The Consequences of Abusing the Protest Process
Latvian Connection LLC submitted 150 protests to the Government Accountability Office (“GAO”) during the first eleven months of fiscal year 2016. These protests challenged a wide variety of acquisitions (some of which were fully performed years earlier) conducted by numerous contracting agencies. Of the 131 protests closed by the GAO, one was denied on the merits and the remaining protests were all dismissed, the most common reason being that Latvian was not an interested party—i.e. it wasn’t an actual or prospective bidder whose direct economic interest would be affected by the protest. Latvian Connection LLC, B-413442, Aug. 18, 2016.
The GAO noted that Latvian’s most common allegations were that agencies had failed to set aside acquisitions for Small Disadvantage Veteran Owned Small Businesses and/or that the agencies failed to publicize the procurement through www.fbo.gov. In the instant protest, the GAO found that Latvian was not an interested party because it did not hold a contract against which the protested order was issued.
The GAO then discussed abuse of the protest process, and the impositions of sanctions. The GAO noted that it has the right to dismiss any protest and/or impose sanctions against a protester where the protester’s actions undermine the integrity and effectiveness of the GAO process—the same right that all litigation forums have to manage their own affairs.
GAO noted that Latvian had filed a very large number of vexatious protests without demonstrating that it was an interested party and was unable to perform the solicited requirements. Latvian had hectored the agencies and GAO with a stream of protests that diverted their collective time and resources. The GAO concluded that Latvian’s practices constituted an abuse of the GAO process and involved abusive litigation practices that undermine the integrity and effectiveness of the GAO process. The GAO suspended Latvian and its principal, from protesting to the GAO for one year to protect itself.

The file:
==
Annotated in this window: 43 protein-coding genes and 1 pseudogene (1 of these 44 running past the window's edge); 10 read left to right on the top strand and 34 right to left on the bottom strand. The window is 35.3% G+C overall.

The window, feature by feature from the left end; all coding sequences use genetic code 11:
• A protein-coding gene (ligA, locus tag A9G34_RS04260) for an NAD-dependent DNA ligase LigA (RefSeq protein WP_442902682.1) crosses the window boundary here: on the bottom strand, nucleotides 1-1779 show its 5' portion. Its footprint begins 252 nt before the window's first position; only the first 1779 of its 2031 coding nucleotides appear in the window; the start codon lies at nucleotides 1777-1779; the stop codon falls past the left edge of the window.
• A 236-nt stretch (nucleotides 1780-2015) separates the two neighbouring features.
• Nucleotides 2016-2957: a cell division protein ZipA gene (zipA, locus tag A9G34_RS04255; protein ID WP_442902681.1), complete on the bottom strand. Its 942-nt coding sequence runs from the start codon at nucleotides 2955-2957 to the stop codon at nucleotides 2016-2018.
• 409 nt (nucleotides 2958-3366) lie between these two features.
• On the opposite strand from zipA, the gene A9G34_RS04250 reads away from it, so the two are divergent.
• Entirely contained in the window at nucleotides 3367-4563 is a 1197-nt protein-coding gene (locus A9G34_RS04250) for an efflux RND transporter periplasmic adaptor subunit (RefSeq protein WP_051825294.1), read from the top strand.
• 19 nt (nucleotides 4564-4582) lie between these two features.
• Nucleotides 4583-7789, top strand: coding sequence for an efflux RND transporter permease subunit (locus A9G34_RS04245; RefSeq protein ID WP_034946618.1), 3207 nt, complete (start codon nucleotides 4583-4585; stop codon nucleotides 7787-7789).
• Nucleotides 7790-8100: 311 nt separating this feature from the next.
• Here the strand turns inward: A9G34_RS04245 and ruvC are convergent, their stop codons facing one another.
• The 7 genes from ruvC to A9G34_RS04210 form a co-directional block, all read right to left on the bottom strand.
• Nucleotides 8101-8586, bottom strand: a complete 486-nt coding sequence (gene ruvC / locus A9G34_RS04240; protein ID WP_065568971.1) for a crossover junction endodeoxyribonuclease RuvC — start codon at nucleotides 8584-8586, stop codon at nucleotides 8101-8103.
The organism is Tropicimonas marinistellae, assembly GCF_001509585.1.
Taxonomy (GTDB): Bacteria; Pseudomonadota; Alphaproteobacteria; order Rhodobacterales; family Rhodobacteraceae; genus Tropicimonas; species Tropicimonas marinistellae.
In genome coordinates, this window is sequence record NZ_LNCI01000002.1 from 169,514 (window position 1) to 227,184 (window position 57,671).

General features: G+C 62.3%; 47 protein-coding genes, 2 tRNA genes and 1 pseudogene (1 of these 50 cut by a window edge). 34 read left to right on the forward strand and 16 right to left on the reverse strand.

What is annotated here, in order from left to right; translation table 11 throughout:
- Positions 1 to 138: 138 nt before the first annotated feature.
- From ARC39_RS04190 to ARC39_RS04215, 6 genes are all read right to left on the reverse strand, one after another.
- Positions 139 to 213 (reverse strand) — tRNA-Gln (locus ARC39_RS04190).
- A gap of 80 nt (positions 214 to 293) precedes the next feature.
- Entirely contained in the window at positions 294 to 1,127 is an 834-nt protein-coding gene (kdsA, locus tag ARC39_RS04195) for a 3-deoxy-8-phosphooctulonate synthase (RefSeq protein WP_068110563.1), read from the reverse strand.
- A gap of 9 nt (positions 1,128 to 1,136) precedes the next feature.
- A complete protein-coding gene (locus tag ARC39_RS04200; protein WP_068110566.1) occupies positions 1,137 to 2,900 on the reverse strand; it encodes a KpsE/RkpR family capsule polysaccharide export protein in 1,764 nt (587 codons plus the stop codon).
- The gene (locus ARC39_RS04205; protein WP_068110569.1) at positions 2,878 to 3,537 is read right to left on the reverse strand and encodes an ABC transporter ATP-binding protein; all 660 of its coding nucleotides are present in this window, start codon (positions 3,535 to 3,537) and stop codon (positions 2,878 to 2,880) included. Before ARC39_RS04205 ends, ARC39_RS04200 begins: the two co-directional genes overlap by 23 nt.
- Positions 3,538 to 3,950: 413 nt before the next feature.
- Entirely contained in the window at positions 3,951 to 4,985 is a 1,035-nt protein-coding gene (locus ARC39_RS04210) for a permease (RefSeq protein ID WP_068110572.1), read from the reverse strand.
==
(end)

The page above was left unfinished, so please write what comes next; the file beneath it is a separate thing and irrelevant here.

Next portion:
The GAO describes highly questionable tactics used by Latvian in a very large number of protests (150). While it is perfectly acceptable for a protester to be found by GAO not to be an interested party for a procurement-specific reason, to do so on such a large number of protests clearly raises a question about the validity of the protester’s motives. Latvian had performed only one contract for $113,000 over the past 5 years and it was terminated for convenience by the government. The GAO also noted that the proprietor of Latvian had established and advertised on behalf of a different consulting entity which offered to file protests at the GAO on behalf of other companies for $5000, offered complete confidentiality and offered a 20 percent discount if the protest involved a Department of Defense agency. These were questionable actions.
All in all, the message from the GAO is clear. Don’t abuse the GAO protest process by filing numerous, frivolous and “hectoring” protests, especially if you are not an interested party. Abusers of the process are likely to be suspended from protesting. This does not mean that you shouldn’t file protests that state a real and valid basis for protest, where you are an interested party to protest. Such protests are never frivolous or hectoring.